All people tend to work for the same reasons. Money usually stands at the top of the list, but holding a job also creates pride in one’s skills and satisfaction from contributing to something meaningful. Many individuals with physical or intellectual challenges want these things just like anyone else, but they often find it difficult to secure opportunities. In fact, 2015 data from the Bureau of Labor Statistics shows the unemployment rate for persons with a disability to be more than double that of someone without a disability (10.7 percent vs. 5.1 percent – and remember, these are people actively looking for work; many become frustrated and stop trying).
This predicament often generates sympathy from employers, but not action. Already pressed for money and time, small business owners especially may feel they don’t have the resources to take on someone with a disability. The thought pattern goes, “I’m trying to run a business, not a charity.”
What small business leaders need to realize, however, is that bringing aboard workers with disabilities should not be an act of pity. Their services truly can enrich your staff. A few of the benefits other small businesses have discovered include:
Outstanding performance. When you match the right person with the right position, the results can be pure gold. Data shows that 90 percent of workers with disabilities meet or exceed productivity requirements.
Reduced turnover. Loyalty runs extremely high. These workers genuinely appreciate the opportunity to gain financial independence and make a difference.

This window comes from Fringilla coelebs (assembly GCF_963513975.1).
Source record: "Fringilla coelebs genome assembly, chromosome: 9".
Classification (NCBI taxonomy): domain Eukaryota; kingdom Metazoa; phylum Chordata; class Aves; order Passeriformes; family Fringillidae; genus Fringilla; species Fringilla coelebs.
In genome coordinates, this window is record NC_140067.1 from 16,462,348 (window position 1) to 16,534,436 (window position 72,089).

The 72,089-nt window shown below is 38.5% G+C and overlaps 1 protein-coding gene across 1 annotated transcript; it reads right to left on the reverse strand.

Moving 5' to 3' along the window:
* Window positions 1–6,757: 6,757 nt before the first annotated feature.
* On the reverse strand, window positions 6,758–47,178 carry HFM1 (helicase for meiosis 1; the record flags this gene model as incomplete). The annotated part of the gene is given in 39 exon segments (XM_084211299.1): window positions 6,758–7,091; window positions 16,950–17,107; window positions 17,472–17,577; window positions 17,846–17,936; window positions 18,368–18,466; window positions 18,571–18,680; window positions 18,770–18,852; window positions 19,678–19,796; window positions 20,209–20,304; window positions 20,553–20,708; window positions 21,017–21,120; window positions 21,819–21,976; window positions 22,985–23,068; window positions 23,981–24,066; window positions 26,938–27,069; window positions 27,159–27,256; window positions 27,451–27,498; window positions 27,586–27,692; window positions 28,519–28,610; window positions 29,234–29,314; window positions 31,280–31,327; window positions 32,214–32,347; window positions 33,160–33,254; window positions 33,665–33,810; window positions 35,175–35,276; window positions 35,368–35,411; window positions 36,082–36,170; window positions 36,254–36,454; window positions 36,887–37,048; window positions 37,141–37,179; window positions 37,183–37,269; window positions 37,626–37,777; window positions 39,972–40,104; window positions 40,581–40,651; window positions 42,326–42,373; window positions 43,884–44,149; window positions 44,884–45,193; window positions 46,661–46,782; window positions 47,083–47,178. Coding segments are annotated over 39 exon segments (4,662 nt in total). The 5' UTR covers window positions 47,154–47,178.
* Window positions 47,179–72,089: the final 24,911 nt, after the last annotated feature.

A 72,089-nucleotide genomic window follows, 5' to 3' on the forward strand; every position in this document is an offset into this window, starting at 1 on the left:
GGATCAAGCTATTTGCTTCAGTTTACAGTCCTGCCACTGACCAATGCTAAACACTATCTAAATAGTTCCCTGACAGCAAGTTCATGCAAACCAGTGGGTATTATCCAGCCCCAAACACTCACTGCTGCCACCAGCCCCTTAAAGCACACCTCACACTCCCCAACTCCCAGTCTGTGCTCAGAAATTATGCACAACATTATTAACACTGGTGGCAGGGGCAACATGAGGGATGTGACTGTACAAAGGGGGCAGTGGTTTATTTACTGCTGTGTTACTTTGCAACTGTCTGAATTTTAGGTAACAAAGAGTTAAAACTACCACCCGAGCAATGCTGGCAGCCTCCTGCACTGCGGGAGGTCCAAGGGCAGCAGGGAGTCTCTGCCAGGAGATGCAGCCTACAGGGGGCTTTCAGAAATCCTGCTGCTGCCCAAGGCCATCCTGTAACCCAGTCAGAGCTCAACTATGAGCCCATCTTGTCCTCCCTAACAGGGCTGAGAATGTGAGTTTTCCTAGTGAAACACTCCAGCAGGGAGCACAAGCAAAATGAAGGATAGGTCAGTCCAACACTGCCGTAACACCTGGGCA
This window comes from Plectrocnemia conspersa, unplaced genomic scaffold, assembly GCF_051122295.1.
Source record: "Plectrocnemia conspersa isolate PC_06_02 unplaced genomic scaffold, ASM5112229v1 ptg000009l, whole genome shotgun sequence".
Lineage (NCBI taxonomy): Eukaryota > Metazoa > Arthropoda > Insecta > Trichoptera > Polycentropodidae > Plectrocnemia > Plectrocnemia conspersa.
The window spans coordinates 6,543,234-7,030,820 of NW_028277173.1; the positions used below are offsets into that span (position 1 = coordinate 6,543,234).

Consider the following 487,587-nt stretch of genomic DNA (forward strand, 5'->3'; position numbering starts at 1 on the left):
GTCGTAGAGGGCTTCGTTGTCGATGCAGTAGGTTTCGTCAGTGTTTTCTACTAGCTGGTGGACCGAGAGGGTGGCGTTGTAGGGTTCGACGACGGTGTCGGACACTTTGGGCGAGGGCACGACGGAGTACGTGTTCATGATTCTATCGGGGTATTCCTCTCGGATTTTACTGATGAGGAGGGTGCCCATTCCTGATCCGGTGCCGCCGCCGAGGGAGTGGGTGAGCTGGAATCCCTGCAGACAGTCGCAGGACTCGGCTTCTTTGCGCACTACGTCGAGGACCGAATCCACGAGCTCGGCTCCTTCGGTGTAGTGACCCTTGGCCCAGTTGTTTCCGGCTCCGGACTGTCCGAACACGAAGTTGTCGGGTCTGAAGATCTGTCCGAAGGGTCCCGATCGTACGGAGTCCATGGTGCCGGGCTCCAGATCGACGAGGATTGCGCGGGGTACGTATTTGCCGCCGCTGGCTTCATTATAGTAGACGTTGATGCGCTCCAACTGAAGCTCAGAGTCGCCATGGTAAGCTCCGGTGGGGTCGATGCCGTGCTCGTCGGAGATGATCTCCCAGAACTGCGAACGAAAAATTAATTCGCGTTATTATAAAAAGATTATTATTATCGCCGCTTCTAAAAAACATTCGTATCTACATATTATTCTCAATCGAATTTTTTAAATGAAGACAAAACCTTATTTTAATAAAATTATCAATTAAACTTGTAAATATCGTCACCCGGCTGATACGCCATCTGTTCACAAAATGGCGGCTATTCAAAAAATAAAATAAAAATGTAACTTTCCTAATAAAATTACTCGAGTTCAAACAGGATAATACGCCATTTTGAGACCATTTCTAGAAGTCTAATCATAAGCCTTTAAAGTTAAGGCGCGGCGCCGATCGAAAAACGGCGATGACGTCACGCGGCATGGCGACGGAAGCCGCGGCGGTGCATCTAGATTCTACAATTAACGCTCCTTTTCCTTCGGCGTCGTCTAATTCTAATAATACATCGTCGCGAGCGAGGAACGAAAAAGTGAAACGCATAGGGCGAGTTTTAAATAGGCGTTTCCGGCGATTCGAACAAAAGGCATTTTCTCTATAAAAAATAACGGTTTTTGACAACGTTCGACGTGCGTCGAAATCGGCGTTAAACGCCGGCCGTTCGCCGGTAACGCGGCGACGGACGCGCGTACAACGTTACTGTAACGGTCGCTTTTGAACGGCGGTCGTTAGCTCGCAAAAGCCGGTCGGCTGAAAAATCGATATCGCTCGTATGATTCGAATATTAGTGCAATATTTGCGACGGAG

Increased morale. Their positive attitude and ability to overcome challenges oftentimes inspires fellow employees to work harder and complain less.
Positive brand image. Many clients and prospective employees value workplace diversity. Your small business will develop a reputation for inclusiveness, fairness, and social responsibility.
It’s equally important to clear up misconceptions surrounding employment of people with mental or physical challenges. Of particular concern to many small business owners is the notion of “reasonable accommodations.” The phrase tends to evoke images of expensive equipment or major reconstruction of office space. In reality, the adjustments tend to be much less cumbersome. Information collected by the U.S. Equal Employment Opportunity Commission reveals:
- One-fifth of accommodations cost nothing (think minor schedule adjustments, scattered breaks, and the like).
- More than half of them only cost between $1 and $500.
- The median cost is approximately $240.
- Some employees already provide their own accommodations in the form of assistive devices or equipment.
You may be able to reduce costs further by taking advantage of tax credits, such as the Small Business Tax Credit, and vocational rehabilitation funding. For more information, check out the U.S. Small Business Administration’s website. Your efforts may pay off in making one of your best hires ever.
Want more advice and resources for building your small business? Learn about the essential elements of a standout recruitment strategy.